World AMR Awareness Week (WAAW) 18 to 24 November 2023 – preventing antimicrobial resistance together

Classification: Official
Publication reference: PRN00920


  • Integrated care boards (ICBs):
    • chair
    • chief executives
    • medical directors
    • chief nurses
    • pharmacy leads
    • lead healthcare scientists
    • primary care leads
  • Trusts:
    • chair
    • chief executives
    •  medical directors
    • chief nurses
    • chief pharmacists
    • lead healthcare scientists
    • IPC leads
  • All primary care networks (PCNs), GP practices, dental practices and pharmacies in England
  • PCN clinical directors


  • Regional:
    • directors
    • directors of primary care and public health
    • lead healthcare scientists

Dear colleague,

World AMR Awareness Week (WAAW) 18-24 November 2023 – preventing antimicrobial resistance together

Thank you for your ongoing personal commitment to tackling antimicrobial resistance (AMR). We are writing to you with an invitation to join us in taking urgent action to prevent AMR together, across all sectors of the healthcare system.

The UK national action plan for AMR sets out ambitions and measures of success to ensure progress towards the UK 20-year vision for addressing AMR. A new resource to support leaders and teams to understand performance and improve AMR prevention has been developed within the policy priorities section of the NHS model health system.

Sepsis is the third most common cause of death in the United Kingdom, associated with over 110,000 deaths each year, and around 80% of sepsis deaths were caused by bacterial infection (GRAM). In the UK in 2019, between 7,576 and 35,162 people died because of bacterial AMR. Globally, more people died due to reasons related to AMR than HIV/AIDS or malaria. The added burden of AMR to the NHS includes extra primary care appointments, more hospital admissions, higher bed occupancy and longer lengths-of-stay (Organisation for Economic Co-operation and Development).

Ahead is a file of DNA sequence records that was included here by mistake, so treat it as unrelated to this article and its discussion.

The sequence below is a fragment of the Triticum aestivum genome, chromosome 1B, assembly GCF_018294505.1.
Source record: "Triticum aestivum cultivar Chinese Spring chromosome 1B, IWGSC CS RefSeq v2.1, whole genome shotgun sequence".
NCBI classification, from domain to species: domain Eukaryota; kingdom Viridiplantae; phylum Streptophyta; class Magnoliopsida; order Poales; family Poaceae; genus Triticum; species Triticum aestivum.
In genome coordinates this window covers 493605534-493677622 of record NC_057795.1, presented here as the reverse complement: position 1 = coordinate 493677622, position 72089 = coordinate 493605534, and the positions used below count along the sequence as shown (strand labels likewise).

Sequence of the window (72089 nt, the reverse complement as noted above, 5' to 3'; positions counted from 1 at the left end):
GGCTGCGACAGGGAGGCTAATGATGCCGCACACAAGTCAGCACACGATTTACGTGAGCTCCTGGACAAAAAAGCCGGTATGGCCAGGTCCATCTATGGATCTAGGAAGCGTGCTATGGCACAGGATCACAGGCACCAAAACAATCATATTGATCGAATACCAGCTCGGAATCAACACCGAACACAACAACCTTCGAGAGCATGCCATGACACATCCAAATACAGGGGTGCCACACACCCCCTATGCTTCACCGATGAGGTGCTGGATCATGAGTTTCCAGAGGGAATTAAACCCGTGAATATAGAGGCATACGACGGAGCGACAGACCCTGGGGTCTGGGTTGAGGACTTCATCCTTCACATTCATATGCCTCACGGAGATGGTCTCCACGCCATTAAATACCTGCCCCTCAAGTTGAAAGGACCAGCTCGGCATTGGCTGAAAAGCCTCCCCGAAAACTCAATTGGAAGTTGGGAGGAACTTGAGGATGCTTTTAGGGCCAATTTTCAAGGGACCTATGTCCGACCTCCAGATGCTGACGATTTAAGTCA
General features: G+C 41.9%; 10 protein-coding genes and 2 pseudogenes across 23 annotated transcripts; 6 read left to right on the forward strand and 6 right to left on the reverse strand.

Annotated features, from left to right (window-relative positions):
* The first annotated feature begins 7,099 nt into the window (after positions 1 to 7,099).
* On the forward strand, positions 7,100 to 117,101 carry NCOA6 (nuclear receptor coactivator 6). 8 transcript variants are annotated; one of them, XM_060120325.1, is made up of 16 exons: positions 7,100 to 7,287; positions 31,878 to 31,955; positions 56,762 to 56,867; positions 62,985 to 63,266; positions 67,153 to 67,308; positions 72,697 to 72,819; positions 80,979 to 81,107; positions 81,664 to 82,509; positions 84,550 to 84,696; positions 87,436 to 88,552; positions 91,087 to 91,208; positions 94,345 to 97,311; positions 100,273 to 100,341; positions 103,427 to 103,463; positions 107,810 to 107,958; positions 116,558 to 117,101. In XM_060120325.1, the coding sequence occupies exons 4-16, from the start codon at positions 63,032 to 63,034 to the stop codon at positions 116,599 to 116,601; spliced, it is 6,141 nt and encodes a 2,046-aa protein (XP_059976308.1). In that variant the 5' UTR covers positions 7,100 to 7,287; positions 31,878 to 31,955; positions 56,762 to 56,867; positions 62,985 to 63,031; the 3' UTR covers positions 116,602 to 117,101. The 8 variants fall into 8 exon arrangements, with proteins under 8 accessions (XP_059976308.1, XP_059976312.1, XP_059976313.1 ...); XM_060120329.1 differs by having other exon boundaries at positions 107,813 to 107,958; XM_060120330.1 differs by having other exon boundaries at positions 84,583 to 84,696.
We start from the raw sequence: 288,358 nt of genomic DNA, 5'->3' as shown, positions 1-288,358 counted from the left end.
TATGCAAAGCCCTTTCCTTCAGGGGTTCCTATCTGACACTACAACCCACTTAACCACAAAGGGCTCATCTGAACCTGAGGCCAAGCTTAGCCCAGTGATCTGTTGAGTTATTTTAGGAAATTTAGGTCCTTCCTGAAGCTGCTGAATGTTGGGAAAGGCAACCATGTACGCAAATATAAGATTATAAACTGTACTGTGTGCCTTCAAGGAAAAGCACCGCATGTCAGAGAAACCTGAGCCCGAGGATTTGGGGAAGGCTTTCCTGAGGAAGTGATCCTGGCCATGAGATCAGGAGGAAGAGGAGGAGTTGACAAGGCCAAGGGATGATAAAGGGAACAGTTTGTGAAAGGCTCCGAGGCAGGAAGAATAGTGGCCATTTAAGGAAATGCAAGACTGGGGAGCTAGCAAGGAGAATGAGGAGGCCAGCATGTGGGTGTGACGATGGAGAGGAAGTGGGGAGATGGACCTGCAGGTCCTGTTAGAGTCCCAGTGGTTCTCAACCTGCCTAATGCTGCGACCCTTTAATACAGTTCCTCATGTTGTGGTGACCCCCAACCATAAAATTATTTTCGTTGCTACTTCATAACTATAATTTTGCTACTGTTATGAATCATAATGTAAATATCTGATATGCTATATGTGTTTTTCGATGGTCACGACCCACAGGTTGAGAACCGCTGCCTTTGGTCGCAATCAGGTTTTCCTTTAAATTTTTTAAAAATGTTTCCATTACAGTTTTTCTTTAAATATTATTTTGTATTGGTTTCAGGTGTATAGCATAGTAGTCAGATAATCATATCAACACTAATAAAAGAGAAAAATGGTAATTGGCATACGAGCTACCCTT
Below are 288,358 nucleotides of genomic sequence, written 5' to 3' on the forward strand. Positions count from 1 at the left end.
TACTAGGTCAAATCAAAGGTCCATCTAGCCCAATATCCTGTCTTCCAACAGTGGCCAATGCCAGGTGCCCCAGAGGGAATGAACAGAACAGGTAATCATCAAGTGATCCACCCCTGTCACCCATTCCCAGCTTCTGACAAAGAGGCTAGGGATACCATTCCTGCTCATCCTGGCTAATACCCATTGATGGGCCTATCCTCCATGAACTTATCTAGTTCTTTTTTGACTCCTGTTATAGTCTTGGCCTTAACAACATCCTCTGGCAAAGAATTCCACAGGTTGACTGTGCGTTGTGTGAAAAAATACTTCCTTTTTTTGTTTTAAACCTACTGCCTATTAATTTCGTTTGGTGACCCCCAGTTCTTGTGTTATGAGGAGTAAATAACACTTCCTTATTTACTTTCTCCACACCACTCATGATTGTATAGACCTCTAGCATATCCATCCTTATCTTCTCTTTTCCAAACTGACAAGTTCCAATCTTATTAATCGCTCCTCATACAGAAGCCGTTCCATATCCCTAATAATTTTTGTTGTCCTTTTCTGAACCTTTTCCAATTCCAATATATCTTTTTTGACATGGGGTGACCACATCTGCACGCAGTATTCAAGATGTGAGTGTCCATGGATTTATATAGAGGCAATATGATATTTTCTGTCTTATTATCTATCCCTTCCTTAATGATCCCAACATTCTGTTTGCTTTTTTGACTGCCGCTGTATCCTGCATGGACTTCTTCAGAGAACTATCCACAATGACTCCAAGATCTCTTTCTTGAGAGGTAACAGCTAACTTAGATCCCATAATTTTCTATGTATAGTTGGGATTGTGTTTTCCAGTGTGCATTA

After a 15-year period of declining incidence, the spectre of C. difficile infection is rising again. The Health and Social Care Act 2008: code of practice for infection prevention and control, was refreshed in December 2022 and outlines what registered providers in England should do to ensure compliance with the registration requirement at Regulation 12(2)(h) of the regulations. This includes ‘assessing the risk of, and preventing, detecting and controlling the spread of, infections, including those that are healthcare associated’ as well as optimising antimicrobial use and reducing antimicrobial resistance.

Please share this letter with your teams and consider, together with your AMR lead, the following three immediate actions:

Action 1 – Check if your organisation’s antimicrobial prescribing is optimised to prevent harm from AMR, now, and in the future: